What It’s Like to Be That Fat Person Sitting Next to You on the Plane
Have you ever tried to fit into a space made for someone else?
My breath tightens immediately when the call comes. It’s my boss’s boss, telling me there’s an important meeting in another city. Or maybe it’s a friend, inviting me to her wedding in California. Sometimes, it’s a family member whose health is failing and the time has come to say goodbye.
The news hits hard — it’s a high-pressure time for my job, friend, family. My heart is pounding and my breath is tightening. I close my eyes, feel my feet on the ground and my breath in my throat, trying desperately to avoid the embarrassment of a full-blown panic attack at work.
I will have to get on a plane. And I am fat.
A Letter From the Fat Person on Your Flight
When another passenger humiliates a fat person, what do you do?
There is a common trope about this very situation, shown frequently on TV, in illustrations, and in casually irritated conversation. Fat people are shown on planes all the time: loud, obnoxious, elbowing people, taking up space, getting Cheetos crumbs all over ourselves and you, our whole existence designed to make you miserable. That caricature doesn’t just hurt when I see it — I crumble under its weight. I am a confident woman with wonderful friends, like you, and a fantastic job. But when I see that caricature of who I’m expected to be, I crumple, sinking quickly into a wave of depression and alienation. It couldn’t be further from my experience.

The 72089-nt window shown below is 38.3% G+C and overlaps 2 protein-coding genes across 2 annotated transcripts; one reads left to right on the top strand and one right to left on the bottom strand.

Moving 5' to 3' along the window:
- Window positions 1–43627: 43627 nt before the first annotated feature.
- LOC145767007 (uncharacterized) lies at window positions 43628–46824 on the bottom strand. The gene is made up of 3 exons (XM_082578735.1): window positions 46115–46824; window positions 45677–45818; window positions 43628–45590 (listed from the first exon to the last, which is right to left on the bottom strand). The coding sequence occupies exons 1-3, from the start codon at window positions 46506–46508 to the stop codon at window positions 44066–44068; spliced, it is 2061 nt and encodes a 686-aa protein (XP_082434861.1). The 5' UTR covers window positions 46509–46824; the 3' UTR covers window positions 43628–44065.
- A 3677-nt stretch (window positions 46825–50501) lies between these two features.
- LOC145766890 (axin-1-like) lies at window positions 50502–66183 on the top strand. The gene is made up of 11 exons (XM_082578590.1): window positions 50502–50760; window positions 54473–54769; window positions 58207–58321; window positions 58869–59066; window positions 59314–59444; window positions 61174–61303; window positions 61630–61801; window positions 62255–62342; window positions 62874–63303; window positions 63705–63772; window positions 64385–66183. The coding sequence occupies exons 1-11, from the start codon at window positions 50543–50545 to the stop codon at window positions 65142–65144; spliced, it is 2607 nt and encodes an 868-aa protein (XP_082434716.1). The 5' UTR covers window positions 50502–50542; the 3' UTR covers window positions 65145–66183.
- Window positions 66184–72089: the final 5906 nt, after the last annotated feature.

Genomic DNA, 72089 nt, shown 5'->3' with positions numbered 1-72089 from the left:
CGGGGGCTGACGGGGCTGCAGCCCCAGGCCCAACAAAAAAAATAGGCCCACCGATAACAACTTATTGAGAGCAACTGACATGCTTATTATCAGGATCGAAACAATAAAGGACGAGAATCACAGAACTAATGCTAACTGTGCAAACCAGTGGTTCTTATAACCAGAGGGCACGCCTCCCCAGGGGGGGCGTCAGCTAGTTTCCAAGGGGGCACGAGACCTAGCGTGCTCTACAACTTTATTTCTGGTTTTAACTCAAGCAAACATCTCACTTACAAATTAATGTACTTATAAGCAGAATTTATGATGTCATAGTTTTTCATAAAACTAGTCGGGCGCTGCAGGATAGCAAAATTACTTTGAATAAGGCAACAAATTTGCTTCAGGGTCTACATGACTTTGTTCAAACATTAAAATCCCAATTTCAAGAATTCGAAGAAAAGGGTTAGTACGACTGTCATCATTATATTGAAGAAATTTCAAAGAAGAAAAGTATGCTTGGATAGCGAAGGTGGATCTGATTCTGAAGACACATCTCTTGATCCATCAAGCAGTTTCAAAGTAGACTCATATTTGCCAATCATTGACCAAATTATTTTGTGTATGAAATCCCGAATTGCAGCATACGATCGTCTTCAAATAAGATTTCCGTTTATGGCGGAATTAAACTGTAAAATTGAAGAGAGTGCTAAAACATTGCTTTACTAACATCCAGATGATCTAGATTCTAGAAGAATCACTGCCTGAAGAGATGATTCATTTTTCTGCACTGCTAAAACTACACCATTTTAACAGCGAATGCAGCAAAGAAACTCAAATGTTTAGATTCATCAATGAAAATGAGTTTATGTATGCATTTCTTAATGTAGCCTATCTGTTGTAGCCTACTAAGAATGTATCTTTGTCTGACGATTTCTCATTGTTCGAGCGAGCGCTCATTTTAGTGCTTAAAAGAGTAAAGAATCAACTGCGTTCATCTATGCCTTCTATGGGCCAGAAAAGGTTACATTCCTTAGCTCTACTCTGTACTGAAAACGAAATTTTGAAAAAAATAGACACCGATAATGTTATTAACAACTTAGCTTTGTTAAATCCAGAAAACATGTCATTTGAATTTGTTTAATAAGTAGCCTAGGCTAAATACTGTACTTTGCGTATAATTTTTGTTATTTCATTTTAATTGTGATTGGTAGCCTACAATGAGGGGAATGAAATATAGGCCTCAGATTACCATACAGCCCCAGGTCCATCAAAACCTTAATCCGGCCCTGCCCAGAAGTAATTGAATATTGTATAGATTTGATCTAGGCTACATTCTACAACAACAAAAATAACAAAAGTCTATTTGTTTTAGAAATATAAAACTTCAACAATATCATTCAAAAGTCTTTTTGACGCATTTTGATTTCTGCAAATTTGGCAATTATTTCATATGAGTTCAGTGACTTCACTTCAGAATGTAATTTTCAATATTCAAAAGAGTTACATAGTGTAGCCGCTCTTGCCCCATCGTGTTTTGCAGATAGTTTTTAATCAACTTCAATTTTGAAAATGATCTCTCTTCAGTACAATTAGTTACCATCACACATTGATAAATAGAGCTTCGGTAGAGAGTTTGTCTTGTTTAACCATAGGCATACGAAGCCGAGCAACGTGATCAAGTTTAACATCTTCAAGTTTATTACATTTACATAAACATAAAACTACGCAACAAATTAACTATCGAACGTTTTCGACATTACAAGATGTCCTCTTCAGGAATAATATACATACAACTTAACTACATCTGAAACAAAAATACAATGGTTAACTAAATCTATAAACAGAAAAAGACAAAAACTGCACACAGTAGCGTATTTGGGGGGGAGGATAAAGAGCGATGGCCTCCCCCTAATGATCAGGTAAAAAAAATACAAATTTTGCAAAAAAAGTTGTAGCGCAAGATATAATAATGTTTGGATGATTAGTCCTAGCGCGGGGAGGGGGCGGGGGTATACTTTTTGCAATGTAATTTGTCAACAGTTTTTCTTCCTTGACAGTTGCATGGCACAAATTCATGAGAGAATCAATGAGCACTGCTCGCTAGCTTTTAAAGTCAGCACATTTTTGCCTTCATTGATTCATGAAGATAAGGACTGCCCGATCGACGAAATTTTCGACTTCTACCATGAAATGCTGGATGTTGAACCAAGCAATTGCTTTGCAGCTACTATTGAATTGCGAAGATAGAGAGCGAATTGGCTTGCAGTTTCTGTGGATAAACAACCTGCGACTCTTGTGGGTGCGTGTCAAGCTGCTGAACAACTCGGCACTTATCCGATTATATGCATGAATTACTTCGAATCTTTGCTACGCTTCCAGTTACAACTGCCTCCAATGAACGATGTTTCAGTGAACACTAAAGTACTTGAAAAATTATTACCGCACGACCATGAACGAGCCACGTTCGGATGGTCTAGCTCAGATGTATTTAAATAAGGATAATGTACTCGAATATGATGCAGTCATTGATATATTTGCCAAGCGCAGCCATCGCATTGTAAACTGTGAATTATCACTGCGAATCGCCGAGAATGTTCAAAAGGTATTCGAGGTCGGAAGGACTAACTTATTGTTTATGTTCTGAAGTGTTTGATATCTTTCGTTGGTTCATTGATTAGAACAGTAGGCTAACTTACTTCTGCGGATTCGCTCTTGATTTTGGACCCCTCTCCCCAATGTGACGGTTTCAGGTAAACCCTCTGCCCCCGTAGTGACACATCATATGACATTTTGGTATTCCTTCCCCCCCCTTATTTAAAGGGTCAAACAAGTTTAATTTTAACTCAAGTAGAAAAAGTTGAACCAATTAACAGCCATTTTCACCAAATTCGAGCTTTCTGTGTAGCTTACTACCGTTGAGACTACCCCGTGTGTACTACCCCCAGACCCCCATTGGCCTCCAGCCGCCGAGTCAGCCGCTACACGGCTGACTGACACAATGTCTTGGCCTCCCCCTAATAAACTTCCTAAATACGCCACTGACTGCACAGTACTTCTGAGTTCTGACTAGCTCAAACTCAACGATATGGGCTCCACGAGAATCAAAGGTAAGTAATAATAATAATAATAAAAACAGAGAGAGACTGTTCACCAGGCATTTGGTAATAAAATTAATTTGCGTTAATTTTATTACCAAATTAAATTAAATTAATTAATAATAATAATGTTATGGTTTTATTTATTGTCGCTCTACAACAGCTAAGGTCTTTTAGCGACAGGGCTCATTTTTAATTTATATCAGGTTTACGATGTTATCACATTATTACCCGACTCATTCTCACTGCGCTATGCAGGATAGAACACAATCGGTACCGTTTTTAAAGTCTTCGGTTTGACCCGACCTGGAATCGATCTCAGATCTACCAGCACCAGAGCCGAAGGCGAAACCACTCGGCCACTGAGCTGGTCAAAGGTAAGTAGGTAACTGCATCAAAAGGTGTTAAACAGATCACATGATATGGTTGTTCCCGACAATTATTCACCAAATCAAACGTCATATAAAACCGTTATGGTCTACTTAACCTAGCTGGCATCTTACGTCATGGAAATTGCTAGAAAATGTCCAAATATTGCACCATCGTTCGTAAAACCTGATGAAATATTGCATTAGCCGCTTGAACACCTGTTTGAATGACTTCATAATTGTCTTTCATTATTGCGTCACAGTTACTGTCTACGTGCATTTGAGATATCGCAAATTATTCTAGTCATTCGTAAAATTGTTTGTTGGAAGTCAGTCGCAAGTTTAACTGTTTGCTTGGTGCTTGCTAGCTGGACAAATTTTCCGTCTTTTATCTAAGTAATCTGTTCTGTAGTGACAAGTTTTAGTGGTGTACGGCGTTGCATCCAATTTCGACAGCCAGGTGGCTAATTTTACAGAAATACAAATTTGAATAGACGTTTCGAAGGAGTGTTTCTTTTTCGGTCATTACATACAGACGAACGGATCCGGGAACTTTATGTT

There’s so much that happens before I even buy a ticket. I research policies because every airline has one now for “passengers of size.” All of them include the possibility that I will be charged double, or denied a seat on the plane the day of the flight, leaving me to explain to my boss, partner, friend, family why they won’t be seeing me this week.
Southwest famously let director Kevin Smith board, then publicly escorted him off the plane for looking too fat for his seat. United will refuse to board you unless…